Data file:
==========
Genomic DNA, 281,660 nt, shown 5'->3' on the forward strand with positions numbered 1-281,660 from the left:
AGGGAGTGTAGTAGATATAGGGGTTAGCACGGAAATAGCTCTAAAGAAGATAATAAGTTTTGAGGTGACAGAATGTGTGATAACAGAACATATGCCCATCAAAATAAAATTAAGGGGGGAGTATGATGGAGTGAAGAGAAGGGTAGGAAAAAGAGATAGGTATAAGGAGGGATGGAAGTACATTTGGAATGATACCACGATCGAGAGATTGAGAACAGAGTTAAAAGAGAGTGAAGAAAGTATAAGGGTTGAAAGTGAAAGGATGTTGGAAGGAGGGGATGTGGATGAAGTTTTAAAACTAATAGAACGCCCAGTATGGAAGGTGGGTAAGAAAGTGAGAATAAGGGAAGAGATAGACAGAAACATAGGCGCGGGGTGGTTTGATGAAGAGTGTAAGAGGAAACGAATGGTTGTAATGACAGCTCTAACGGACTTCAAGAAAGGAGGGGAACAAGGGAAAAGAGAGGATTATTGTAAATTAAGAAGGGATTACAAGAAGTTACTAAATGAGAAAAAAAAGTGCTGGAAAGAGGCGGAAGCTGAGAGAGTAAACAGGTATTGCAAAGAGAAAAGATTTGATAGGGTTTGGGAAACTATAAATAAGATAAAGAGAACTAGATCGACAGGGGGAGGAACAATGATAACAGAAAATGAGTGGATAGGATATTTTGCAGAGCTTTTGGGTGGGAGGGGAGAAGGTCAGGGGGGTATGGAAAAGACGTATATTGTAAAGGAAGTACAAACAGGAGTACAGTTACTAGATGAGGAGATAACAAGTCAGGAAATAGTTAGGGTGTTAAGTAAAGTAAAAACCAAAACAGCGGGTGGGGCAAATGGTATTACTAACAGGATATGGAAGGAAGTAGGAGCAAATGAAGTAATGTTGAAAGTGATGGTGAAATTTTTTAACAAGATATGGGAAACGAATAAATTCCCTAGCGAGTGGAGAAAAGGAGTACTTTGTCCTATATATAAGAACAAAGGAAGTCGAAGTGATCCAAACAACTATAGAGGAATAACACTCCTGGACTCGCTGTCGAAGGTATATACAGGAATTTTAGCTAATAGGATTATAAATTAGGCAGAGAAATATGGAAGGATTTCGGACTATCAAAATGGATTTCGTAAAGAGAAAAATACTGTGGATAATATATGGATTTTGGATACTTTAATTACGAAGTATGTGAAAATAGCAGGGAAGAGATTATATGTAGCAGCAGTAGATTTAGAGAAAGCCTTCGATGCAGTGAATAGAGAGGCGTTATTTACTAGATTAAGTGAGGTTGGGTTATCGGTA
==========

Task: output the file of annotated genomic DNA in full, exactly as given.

Genomic DNA, 281,660 nt, shown 5'->3' on the forward strand with positions numbered 1-281,660 from the left:
AGGGAGTGTAGTAGATATAGGGGTTAGCACGGAAATAGCTCTAAAGAAGATAATAAGTTTTGAGGTGACAGAATGTGTGATAACAGAACATATGCCCATCAAAATAAAATTAAGGGGGGAGTATGATGGAGTGAAGAGAAGGGTAGGAAAAAGAGATAGGTATAAGGAGGGATGGAAGTACATTTGGAATGATACCACGATCGAGAGATTGAGAACAGAGTTAAAAGAGAGTGAAGAAAGTATAAGGGTTGAAAGTGAAAGGATGTTGGAAGGAGGGGATGTGGATGAAGTTTTAAAACTAATAGAACGCCCAGTATGGAAGGTGGGTAAGAAAGTGAGAATAAGGGAAGAGATAGACAGAAACATAGGCGCGGGGTGGTTTGATGAAGAGTGTAAGAGGAAACGAATGGTTGTAATGACAGCTCTAACGGACTTCAAGAAAGGAGGGGAACAAGGGAAAAGAGAGGATTATTGTAAATTAAGAAGGGATTACAAGAAGTTACTAAATGAGAAAAAAAAGTGCTGGAAAGAGGCGGAAGCTGAGAGAGTAAACAGGTATTGCAAAGAGAAAAGATTTGATAGGGTTTGGGAAACTATAAATAAGATAAAGAGAACTAGATCGACAGGGGGAGGAACAATGATAACAGAAAATGAGTGGATAGGATATTTTGCAGAGCTTTTGGGTGGGAGGGGAGAAGGTCAGGGGGGTATGGAAAAGACGTATATTGTAAAGGAAGTACAAACAGGAGTACAGTTACTAGATGAGGAGATAACAAGTCAGGAAATAGTTAGGGTGTTAAGTAAAGTAAAAACCAAAACAGCGGGTGGGGCAAATGGTATTACTAACAGGATATGGAAGGAAGTAGGAGCAAATGAAGTAATGTTGAAAGTGATGGTGAAATTTTTTAACAAGATATGGGAAACGAATAAATTCCCTAGCGAGTGGAGAAAAGGAGTACTTTGTCCTATATATAAGAACAAAGGAAGTCGAAGTGATCCAAACAACTATAGAGGAATAACACTCCTGGACTCGCTGTCGAAGGTATATACAGGAATTTTAGCTAATAGGATTATAAATTAGGCAGAGAAATATGGAAGGATTTCGGACTATCAAAATGGATTTCGTAAAGAGAAAAATACTGTGGATAATATATGGATTTTGGATACTTTAATTACGAAGTATGTGAAAATAGCAGGGAAGAGATTATATGTAGCAGCAGTAGATTTAGAGAAAGCCTTCGATGCAGTGAATAGAGAGGCGTTATTTACTAGATTAAGTGAGGTTGGGTTATCGGTA